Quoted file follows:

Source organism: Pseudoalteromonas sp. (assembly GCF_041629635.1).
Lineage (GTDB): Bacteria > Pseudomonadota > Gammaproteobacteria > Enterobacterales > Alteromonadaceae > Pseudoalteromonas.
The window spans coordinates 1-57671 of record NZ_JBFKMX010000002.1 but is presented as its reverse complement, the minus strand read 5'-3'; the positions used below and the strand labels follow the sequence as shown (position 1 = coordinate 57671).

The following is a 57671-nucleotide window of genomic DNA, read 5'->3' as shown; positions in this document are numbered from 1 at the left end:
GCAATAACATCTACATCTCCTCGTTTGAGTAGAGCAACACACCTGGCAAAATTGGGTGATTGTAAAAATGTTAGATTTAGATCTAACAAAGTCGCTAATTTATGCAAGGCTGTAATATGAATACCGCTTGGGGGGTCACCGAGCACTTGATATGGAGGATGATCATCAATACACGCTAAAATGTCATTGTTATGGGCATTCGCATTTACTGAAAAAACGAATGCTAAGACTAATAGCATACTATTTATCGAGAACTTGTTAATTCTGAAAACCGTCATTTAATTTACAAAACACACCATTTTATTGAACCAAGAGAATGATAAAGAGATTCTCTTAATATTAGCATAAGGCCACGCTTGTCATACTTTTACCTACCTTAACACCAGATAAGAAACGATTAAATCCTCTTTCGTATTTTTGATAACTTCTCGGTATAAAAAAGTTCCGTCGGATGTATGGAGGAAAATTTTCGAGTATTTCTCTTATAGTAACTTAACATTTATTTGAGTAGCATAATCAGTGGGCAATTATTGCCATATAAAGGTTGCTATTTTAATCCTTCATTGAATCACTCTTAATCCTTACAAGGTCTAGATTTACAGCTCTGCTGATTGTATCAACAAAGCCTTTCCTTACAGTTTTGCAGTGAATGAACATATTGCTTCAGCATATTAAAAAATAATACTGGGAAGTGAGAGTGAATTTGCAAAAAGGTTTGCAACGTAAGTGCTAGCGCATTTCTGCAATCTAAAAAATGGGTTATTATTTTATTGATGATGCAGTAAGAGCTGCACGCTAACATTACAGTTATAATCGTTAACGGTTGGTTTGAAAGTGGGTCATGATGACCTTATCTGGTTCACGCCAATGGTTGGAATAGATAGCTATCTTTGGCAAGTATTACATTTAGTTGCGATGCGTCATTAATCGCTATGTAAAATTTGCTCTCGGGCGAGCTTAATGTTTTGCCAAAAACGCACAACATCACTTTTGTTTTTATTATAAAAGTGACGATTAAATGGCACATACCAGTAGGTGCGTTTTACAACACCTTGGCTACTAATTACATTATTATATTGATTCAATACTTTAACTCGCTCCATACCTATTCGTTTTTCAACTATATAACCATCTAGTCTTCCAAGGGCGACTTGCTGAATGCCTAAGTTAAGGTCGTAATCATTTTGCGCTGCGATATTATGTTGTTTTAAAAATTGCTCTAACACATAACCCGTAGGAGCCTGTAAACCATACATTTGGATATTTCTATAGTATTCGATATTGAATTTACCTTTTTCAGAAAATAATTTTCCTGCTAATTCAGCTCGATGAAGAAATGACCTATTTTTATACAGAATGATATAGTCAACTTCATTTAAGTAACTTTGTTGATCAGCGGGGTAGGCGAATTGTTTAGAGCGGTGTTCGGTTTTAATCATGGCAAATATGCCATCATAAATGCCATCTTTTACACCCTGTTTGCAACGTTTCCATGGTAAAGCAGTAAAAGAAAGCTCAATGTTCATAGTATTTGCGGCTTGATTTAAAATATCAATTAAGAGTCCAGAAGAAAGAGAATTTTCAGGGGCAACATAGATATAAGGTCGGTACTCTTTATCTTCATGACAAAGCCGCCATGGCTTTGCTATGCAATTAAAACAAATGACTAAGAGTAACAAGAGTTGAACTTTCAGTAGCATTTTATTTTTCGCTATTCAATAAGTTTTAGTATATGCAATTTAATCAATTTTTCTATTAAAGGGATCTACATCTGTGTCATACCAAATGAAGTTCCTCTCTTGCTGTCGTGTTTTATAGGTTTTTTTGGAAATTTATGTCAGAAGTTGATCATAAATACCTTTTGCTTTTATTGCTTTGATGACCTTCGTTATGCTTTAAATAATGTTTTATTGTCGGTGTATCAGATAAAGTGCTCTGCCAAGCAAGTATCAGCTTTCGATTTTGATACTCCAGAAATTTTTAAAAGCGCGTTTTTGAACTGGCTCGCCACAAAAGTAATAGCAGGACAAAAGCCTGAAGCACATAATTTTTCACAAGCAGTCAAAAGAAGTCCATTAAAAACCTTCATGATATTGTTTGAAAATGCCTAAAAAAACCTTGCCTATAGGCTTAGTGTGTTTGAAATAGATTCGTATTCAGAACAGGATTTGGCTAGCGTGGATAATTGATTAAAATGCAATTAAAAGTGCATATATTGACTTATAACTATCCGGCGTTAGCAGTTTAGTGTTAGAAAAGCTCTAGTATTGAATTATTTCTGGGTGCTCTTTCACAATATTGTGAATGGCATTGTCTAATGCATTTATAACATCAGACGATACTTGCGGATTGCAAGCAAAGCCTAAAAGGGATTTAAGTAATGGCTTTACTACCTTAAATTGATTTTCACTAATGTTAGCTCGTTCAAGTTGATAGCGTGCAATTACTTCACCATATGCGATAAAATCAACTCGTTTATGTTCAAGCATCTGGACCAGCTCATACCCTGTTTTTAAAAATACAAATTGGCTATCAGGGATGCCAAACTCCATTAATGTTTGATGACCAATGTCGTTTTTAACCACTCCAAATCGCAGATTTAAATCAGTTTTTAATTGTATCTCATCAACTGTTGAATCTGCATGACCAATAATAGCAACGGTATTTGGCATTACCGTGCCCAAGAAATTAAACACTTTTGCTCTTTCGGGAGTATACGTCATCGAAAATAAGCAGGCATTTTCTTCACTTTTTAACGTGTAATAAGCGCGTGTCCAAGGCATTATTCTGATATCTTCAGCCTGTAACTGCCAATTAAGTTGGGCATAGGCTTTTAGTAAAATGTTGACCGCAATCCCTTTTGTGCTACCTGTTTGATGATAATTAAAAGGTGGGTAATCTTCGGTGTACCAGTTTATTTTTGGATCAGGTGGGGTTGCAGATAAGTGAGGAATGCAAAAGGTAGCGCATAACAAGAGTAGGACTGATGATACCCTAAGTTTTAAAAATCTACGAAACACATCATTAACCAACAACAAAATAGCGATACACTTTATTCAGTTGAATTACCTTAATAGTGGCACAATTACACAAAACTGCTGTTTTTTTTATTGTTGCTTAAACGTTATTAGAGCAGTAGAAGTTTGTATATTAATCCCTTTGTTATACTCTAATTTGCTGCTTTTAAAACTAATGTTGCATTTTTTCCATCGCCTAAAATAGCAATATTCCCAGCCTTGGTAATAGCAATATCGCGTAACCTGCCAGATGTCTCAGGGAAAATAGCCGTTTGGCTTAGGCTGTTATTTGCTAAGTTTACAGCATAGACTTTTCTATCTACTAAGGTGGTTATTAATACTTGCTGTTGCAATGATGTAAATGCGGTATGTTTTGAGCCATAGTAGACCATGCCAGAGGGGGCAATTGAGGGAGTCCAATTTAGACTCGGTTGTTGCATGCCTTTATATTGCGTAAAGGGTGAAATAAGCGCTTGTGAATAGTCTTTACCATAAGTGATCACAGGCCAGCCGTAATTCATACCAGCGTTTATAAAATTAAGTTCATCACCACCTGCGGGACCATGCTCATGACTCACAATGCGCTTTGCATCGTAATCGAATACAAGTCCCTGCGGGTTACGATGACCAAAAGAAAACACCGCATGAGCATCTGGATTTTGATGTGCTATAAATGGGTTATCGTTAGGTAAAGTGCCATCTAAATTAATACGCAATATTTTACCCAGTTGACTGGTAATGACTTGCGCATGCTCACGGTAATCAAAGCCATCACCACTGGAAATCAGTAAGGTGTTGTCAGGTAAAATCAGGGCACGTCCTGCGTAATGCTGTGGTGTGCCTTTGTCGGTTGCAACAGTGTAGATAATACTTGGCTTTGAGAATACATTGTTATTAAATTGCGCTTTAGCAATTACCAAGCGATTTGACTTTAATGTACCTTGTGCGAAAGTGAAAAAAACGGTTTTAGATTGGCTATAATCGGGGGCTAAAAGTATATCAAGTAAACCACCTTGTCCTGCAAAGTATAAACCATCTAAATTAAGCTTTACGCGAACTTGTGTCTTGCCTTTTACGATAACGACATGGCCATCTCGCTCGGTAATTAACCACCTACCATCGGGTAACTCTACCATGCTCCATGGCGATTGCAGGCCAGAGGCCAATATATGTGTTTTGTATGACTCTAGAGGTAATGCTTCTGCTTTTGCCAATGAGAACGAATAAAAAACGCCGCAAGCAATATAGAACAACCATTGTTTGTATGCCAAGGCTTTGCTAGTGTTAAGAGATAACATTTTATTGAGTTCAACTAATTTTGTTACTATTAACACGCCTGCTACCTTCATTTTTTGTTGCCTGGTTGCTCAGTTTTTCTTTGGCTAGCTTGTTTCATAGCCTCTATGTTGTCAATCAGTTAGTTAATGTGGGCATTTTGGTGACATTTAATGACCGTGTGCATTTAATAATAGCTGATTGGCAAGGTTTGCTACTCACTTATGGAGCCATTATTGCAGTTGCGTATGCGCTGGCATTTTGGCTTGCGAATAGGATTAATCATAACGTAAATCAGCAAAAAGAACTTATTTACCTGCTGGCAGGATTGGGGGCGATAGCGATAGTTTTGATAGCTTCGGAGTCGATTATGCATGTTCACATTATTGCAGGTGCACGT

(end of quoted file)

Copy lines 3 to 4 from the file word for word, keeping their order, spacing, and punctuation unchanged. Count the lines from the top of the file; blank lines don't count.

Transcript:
The window spans coordinates 1-57671 of record NZ_JBFKMX010000002.1 but is presented as its reverse complement, the minus strand read 5'-3'; the positions used below and the strand labels follow the sequence as shown (position 1 = coordinate 57671).

The following is a 57671-nucleotide window of genomic DNA, read 5'->3' as shown; positions in this document are numbered from 1 at the left end: